One the most anticipated NFL Drafts in recent memory has been completed. The mystery of where Tua Tagovailoa and Justin Herbert would fall to has been solved. What’s even more exciting is that all of the smoke screens and negative reports regarding Tua have been done away with. He was selected 5th overall by the Miami Dolphins. This pairing came as no shock to Dolphins fans and NFL enthusiasts alike. For the majority of the year, it was widely speculated that the former Crimson Tide signal caller would land there. So, now that the Dolphins have selected who they feel will be their savior of the franchise, what exactly have they done to set him up for success?
“With The Fifth Pick In The 2020 NFL Draft, The Miami Dolphins Select Tua Tagovailoa” is our new favorite song 😁— Miami Dolphins (@MiamiDolphins) April 24, 2020
📺 Watch the Draft on NFLN/ESPN/ABC pic.twitter.com/MSqzdYJ9TK
The Miami Dolphins are a team in dire need of a “glow up” on both sides of the football. Assuming you ignored what was one of the worst teams in the NFL this past season, you’re probably asking the question, “How bad can they be”. For the sake of this article, the focus here will be on the offensive side of the ball. In 2019, the Dolphins were horrendous when it came to generating anything resembling an offense. As a matter of fact, out of 32 teams, they were ranked 25th in points per game (19.1), 27th in yards per game (310.0), and 32nd in rushing yards per game (72.2). Stats like those do not provide a formula for getting to the playoffs, much less the Super Bowl. When reviewing those numbers, it appears that they barely got out of the locker room.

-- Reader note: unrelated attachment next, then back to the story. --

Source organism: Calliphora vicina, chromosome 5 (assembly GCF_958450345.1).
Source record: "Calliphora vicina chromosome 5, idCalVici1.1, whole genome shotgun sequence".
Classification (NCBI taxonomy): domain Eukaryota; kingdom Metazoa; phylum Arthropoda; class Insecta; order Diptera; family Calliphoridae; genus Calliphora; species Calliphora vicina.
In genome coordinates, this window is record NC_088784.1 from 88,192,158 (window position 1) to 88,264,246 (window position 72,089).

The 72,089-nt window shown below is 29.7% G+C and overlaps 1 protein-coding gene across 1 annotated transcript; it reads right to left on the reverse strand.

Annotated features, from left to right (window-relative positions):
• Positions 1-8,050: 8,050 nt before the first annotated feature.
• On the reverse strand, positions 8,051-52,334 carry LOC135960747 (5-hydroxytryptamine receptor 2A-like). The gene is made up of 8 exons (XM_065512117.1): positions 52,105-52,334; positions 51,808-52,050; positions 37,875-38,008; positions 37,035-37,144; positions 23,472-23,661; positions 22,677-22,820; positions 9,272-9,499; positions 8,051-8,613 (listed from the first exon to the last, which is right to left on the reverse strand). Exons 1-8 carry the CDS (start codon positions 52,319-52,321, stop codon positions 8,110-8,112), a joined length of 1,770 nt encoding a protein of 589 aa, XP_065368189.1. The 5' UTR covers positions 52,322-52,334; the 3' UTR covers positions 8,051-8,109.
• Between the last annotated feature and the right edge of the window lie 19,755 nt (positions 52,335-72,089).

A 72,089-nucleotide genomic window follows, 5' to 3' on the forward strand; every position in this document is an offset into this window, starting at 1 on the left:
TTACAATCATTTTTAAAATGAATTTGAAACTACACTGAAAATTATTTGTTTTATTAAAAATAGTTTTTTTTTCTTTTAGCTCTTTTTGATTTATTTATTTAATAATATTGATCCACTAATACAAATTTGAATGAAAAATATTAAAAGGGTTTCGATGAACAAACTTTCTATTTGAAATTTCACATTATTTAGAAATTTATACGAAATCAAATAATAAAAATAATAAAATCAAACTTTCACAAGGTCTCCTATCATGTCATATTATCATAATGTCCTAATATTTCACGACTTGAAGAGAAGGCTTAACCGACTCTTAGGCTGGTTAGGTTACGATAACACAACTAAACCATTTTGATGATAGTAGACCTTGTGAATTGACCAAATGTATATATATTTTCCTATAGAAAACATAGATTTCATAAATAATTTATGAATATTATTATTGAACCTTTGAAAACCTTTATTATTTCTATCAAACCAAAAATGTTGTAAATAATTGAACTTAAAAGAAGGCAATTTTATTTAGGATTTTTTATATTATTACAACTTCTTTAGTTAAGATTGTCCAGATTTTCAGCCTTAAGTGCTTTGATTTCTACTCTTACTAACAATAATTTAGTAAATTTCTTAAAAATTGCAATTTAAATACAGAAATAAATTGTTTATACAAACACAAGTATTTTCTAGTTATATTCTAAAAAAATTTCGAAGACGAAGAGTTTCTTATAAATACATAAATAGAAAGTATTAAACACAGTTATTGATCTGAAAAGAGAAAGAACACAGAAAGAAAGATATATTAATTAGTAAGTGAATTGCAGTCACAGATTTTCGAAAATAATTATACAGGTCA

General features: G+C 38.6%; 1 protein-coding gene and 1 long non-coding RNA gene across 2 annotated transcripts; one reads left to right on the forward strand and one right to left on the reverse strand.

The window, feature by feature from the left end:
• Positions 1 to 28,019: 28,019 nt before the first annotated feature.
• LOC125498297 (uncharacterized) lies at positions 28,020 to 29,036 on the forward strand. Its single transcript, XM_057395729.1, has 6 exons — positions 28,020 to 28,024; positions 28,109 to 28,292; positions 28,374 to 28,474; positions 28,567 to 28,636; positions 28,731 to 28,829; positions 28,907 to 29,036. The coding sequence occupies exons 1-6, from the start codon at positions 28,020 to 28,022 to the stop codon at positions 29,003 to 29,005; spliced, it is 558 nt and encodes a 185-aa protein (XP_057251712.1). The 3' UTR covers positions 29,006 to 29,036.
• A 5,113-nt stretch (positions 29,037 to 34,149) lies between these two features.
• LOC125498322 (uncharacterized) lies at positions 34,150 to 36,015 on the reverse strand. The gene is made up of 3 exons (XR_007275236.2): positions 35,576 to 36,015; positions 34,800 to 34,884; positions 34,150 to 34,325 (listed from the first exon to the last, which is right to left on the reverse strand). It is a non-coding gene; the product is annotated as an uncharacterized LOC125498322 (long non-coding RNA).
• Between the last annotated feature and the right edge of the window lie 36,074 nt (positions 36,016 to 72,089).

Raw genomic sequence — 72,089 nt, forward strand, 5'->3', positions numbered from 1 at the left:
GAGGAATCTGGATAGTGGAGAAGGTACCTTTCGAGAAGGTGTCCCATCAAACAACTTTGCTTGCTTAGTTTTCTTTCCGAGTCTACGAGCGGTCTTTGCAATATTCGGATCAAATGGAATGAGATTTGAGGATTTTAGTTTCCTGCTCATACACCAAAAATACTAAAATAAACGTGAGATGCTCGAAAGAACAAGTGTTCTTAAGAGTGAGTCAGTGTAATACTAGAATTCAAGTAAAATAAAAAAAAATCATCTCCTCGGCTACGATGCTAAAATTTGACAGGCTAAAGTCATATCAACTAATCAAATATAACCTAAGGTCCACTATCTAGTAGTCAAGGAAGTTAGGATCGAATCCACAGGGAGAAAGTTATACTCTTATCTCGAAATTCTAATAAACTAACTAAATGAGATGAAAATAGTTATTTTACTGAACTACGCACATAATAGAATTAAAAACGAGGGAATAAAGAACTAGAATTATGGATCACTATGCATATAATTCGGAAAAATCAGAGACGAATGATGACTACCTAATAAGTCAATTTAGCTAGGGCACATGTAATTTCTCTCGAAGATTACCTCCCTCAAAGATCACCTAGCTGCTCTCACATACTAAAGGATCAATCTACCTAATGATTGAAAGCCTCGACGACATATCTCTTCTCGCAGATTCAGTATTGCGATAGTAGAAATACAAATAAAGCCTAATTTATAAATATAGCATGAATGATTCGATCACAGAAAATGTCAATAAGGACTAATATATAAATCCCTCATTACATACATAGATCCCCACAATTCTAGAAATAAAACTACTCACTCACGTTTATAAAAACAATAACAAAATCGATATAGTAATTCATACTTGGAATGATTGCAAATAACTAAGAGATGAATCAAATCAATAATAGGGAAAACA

During the previously mentioned season, Miami was absolutely atrocious when it came to pass protection. They were ranked 28th in the league and surrendered a total of 56 sacks. It almost makes the observer ask, “Were they that terrible” or “Did they hate their quarterback”. Knowing the current state of things, it’s a cause of great concern. This is a team that is ushering in their future franchise quarterback. Tua Tagovailoa isn’t just any rookie. He is a highly talented quarterback who is not only known for his success on the field, but also for his durability issues. Protecting him is priority number one.
When it came to addressing this need via the free agent market, names like Bryan Bulaga (Pro Bowl), Jack Conklin (Pro Bowl & All-Pro), and DJ Fluker, among others, were available. The Dolphins acquired none of those players. Instead, they went with NFL journeyman Ereck Flowers to the tune of $30 million for 3 years. While Flowers was a former 1st round draft pick, he hasn’t exactly lived up to expectations. As a matter of fact, many have labeled him as a “bust”. Maybe this will be his awakening. All we have to go on is past performance. It doesn’t exactly provide a recipe for success.